My First Ironman Race

“Ironman sucks. Don’t do it,” my swim coach Tabitha Bond often said to me and other triathletes at the pool, some of whom have already finished the race for more than once.

She went on to explain how time consuming, intense and boring the training could be, how the long hours on the bike could ruin your social life, let alone your personal life.

“But you guys won’t listen to me and do it, anyway,” Tab said admittedly.

As an amateur triathlete who picked up the sport two years ago, I knew on the back of my mind that one day I wanted do an Ironman race, probably as a once-in-a-lifetime thing. The question was… how would I be able to pull it off?

3.8k swim – 180k bike – 42.2k run sounds far-fetched and impossible for a mediocre triathlon hobbyist like me to achieve, given that I had to re-learn how to swim and didn’t know how to operate a road bike even after my triathlon debut.

Lucky me. I found a good tri coach who trains a bunch of tri enthusiasts after the working hours in Bangkok.


Vinicius Santana is an accomplished triathlete, Ironman finisher and now a tri coach at Ironguides, where I met new friends with the same passion for triathlon. Vinnie has comprehensive understanding of the sport and delivers it to his athletes in the very best way possible. Oh, he also takes great action shots during the races for his website, too!

And later, through the help of my good triathlete pro Carole Fuchs, I got a slot on the swimming lessons with the Bond sisters–Tabitha and Rebecca–who slowly (my fault) but surely turned me into a swimmer, albeit a stupid one who wanted to do an Ironman.

(The Bonds also founded a grassroots tri races in Bangkok called the Tri Dash, which was my first triathlon race ever. I was lured into it by a group of fixed gear bike friends from NGO bike cycling club, who eventually deserted me on the tri road to pursue other sport interests. Tsk, tsk, tsk.)

With the stellar coaching and constant training, I began to build up my tri portfolio competing in short-distance local races, sometimes even getting the prizes when other great athletes couldn’t join. Haha.

From feeling like dying after 400m swim at the Dash, I felt quite comfortable when finishing 1.9k swim during my first Ironman 70.3 race last year in Phuket. I biked and ran with Ironguides two days a week, improving my skills and performance throughout the years.

Until it’s time to sign up for the big one, … which is totally a different ball game.


The only way to make sure I’d get to the finish line was to train, train and train even harder.

In order to be able to endure the pain that the body has to go through for more than 10 hours, I needed to build up my physical stamina and that required not only determination, but also commitment.

As a journalist whose job also covers breaking news, I found that it wasn’t that easy. With some overseas and domestic traveling, as well as unpredictable working hours, I found it difficult to train the three disciplines with the group. That’s where another coach comes in.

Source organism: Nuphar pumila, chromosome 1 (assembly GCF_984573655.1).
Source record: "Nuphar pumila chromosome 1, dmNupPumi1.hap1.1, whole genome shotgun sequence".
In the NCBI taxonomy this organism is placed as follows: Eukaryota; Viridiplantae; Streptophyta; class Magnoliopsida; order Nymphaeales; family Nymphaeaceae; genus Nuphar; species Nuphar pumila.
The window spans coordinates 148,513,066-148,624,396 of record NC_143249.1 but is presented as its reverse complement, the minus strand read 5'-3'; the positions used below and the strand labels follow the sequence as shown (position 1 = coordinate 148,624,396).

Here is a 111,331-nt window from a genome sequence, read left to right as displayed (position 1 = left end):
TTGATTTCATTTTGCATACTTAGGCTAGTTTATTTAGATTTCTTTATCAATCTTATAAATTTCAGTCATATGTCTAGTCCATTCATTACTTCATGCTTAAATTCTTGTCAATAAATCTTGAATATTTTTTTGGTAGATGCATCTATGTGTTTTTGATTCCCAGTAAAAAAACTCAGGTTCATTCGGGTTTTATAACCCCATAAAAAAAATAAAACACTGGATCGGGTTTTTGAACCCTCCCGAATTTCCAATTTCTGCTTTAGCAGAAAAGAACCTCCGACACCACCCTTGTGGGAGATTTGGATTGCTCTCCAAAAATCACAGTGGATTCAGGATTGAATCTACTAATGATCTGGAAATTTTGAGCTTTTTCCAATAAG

Champ Ingkanont, a rising tri star and Thailand’s current top male triathlete, gave me a helping hand by writing my personalized training plans, allowing me to be more flexible with the training hours and location.

Given much warning from Tabitha, I told Buay, my family and my non-tri friends that I would be disappearing a lot from their lives. No dinners together, no parties, no trips, except for some races.

You have to sacrifice a lot of things along the way, most of them invaluable. Your time with your loved ones. Your time with yourself. While your physical fitness is improving, you’re not doing so much on the intelligence and social fronts.

When the training loads got really tough, it was hard for me to keep motivated as well. Century rides or 100k bike sessions became the new norm. Long runs and endurance swims were my best friends.

But I had to do it because I know that’s the only way to finish the race.

The only pillar of Ironman training that I wasn’t really paying attention, which would later come back to bite me in the race, was strength training. Dang, with swim, bike and run every day of the week, who would want to lift weights or do squats in their free time?!?

In the end, given other things in life, I think I must’ve completed about 70% of Champ’s training plans before race day but que sera, sera.

On race day, I executed the race according to plans, both the sport disciplines and nutrition. I fought the big waves in the swim, battled the hills and gusty headwind on the bike, and kept shuffling my feet till I reached the finishing chute to become an Ironman within 13:49:50 hrs.

Since 2015, triathlon has become my passion. It taught me to be more disciplined, that you get what you give. Luck may get you through sprint or Olympic races, but not in the Ironman. You have to work hard to get to where you want to be. You’re fighting against yourself for yourself. The most important thing is you don’t quit until you finish.

Along the way, people would ask you why you were doing it and you can’t really tell them why. Not until you crossed the finish line, and that’s when you say to them “Because why not?”